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Newtown library flooded with grief books after school shooting

NEWTOWN, Conn. (RNS) In the weeks since the tragic shooting at Sandy Hook Elementary School that killed 20 children and six adults, thousands of books have arrived at the town's public library from all over the country -- from authors, publishers, and ordinary people buying multiple copies of books on that they had found helpful in their grief. By Ann Marie Somma.

The public library in Newtown created a

NEWTOWN, Conn. (RNS)  Four days after a gunman killed 20 schoolchildren and six others inside Sandy Hook Elementary School, boxes of books showed up at the Newtown public library.

Staff at the Cyrenius H. Booth Library, who were just beginning to comprehend the massacre, accepted the boxes from a man who said he was from Aetna headquarters in Hartford.

newtown books

The public library in Newtown created a “Books Heal Hearts” program after receiving thousands of donated books from around the country on healing and grief. RNS photo courtesy Ann Marie Somma/HartfordFAVS

Kevin Kearney had loaded up his pickup truck to hand-deliver 620 copies of Ellen Sabin’s “The Healing Book.” A life insurance manager at Aetna, Kearney felt Sabin’s book would be helpful to a community that had experienced one of the deadliest school shootings in U.S. history.

Kearney had met the author in 2009 at a life insurance conference, and Aetna has since been purchasing and donating her book to bereaved Aetna policyholders, especially families with children. Sabin’s book is structured like an activity journal so that children can express and record their feelings and memories of someone who has died.

“This book stood out for me. It creates a legacy of a lost loved one and it also gives children a process to get through the loss,” Kearney said.

What the library staff didn’t know at the time was that Aetna’s donation would be the first in a flood of donated books, numbering in the thousands, to arrive at the library in the days and weeks following the Dec. 14 tragedy.

Books have come from all over the country — from authors, publishers, and ordinary people buying multiple copies of books on that they had found helpful in their grief.

“People are taking the books home by the bagful,” children’s librarian Alana Bennison recently told a woman calling from New York who wanted to donate money to the library to purchase more books.

Soon after the tragedy, Bennison realized the library had to set up a special fund to handle the money and books donated to the library. The outpouring was so overwhelming that she created the “Books Heal Hearts” project where all donated books are given away free of cost to the community and wherever there is a need.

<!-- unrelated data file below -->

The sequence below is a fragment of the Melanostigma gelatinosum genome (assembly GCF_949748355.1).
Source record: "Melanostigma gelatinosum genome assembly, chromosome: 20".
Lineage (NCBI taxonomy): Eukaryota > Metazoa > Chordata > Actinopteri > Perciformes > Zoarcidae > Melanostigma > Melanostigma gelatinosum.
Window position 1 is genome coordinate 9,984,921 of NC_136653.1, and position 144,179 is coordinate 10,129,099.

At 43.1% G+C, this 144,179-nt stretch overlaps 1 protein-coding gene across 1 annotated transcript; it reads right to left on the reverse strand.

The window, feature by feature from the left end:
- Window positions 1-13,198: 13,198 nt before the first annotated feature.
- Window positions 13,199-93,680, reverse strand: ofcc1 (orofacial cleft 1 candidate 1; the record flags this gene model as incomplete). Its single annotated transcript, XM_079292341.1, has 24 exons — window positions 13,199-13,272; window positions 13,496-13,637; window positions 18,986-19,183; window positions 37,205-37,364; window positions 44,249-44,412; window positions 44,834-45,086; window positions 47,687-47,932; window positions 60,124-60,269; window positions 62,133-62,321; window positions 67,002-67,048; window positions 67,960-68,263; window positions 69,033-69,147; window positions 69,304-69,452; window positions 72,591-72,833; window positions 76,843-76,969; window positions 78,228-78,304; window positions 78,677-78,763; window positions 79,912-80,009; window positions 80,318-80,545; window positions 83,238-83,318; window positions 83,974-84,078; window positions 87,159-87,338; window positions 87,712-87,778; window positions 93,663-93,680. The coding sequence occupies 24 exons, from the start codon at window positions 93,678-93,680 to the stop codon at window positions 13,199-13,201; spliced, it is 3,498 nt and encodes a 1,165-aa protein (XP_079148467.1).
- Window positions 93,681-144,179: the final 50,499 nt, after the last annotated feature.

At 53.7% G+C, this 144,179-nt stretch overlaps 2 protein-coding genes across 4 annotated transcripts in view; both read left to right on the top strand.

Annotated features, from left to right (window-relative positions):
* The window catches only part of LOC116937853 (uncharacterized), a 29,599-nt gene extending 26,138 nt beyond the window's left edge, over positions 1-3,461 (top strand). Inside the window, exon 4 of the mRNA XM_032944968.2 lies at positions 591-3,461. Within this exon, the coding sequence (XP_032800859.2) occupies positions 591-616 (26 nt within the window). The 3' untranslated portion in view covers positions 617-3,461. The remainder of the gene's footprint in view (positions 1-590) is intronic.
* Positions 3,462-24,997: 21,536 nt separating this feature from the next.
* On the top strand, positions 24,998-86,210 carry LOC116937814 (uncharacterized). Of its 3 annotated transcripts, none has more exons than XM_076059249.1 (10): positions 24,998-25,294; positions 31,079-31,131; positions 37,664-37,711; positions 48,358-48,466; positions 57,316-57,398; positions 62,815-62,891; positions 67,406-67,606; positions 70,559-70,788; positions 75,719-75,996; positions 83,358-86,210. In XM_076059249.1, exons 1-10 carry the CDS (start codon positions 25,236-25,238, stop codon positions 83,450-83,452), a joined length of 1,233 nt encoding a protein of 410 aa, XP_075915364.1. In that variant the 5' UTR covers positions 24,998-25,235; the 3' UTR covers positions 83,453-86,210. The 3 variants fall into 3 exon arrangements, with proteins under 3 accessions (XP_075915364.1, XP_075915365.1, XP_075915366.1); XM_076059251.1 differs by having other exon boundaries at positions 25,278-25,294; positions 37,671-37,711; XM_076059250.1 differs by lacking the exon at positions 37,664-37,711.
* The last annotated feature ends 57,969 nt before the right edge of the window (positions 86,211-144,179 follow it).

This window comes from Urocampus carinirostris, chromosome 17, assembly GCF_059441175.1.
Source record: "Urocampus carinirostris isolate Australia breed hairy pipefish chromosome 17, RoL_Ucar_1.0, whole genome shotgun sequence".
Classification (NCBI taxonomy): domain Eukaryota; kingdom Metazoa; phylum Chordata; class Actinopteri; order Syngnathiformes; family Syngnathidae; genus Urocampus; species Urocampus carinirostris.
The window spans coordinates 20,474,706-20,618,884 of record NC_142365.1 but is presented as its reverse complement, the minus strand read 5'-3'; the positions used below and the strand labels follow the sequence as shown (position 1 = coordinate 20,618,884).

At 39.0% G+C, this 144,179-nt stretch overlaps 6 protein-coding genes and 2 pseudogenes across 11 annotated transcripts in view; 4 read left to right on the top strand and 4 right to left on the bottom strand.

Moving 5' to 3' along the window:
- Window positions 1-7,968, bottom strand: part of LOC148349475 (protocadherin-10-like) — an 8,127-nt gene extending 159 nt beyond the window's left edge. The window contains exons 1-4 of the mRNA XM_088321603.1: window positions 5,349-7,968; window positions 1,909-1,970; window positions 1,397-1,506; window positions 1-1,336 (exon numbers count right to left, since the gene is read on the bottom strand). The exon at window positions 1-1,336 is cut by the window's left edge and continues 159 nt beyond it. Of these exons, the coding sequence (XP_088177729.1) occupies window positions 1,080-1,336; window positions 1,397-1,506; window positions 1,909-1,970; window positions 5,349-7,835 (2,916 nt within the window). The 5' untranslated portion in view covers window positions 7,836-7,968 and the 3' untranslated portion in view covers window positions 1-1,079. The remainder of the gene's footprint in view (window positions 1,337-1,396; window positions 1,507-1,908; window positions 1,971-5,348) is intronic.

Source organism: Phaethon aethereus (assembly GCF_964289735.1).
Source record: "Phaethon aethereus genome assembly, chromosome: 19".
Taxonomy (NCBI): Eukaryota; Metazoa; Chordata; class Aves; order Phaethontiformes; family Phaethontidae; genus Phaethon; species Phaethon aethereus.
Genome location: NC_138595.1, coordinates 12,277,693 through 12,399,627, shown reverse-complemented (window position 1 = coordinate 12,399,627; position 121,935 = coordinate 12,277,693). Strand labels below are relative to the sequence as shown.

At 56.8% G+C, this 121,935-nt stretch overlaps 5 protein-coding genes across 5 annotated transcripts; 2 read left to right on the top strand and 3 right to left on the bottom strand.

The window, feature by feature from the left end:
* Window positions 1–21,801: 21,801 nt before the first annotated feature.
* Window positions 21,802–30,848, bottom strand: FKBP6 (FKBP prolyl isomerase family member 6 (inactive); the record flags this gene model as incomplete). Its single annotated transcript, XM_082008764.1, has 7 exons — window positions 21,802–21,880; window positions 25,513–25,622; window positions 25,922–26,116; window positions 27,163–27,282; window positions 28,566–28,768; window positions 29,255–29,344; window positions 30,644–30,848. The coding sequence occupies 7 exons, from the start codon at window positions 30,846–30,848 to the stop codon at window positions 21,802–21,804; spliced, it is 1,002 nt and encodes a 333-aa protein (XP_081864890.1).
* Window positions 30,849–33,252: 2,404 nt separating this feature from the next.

“I know that books can help people get through the darkest times. I knew we needed to give them away to people. People can take them home, write in them and know that they don’t have to give them back,” Bennison said.

There is a book for everyone. Books focus on many different topics and subjects, from proof of heaven to fairies who turn sadness into wonderful things. There are children’s books about a little boy’s journey to heaven and back during surgery, and adult books such as Nina Sankovitch’s memoir “Tolstoy and the Purple Chair,” about how literature helped her get through her older sister’s death.

Library staff said the most popular donated book is “Tear Soup,” a children’s book by Pat Schwiebert and Chuck DeKlyen about a woman who suffers a terrible loss and makes tear soup to help her heal.

DeKlyen, who co-authored the book with his mother, said since Dec. 14, more than 1,000 copies of the book have been purchased and donated to the Newtown library, mainly through, a nonprofit he runs with his family in Portland, Ore.

DeKlyen said the response has been so overwhelming that his website is asking for donations to help cover the cost of shipping the books to Newtown.

“The book is universal in that it contains recipes for our healing process through any type of grief from a friend moving away to the shootings in Newtown,” DeKlyen said.

Bennison said the library is overwhelmed with book donations, and asks anyone who wants to donate multiple copies of books to call or email the library first. She said it’s important for the community to begin to heal and move past the tragedy.

“We don’t want to become a grief memorial library,” she said.

(Ann Marie Somma is the editor of Hartford Faith & Values.)